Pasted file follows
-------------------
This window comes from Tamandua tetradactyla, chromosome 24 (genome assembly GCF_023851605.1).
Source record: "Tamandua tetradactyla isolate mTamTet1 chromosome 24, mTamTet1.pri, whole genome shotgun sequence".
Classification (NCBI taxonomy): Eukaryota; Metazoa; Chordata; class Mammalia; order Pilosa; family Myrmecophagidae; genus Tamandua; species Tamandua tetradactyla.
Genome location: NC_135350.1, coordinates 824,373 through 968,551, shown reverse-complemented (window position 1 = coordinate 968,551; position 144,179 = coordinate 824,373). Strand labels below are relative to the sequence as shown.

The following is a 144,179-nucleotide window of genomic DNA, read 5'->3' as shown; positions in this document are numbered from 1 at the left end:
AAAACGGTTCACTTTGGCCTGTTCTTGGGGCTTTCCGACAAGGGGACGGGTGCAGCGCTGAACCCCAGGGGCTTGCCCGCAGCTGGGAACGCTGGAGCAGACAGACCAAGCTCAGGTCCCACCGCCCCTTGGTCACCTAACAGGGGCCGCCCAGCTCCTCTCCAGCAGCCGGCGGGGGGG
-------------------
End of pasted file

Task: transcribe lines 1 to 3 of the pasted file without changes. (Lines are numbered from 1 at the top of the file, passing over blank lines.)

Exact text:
This window comes from Tamandua tetradactyla, chromosome 24 (genome assembly GCF_023851605.1).
Source record: "Tamandua tetradactyla isolate mTamTet1 chromosome 24, mTamTet1.pri, whole genome shotgun sequence".
Classification (NCBI taxonomy): Eukaryota; Metazoa; Chordata; class Mammalia; order Pilosa; family Myrmecophagidae; genus Tamandua; species Tamandua tetradactyla.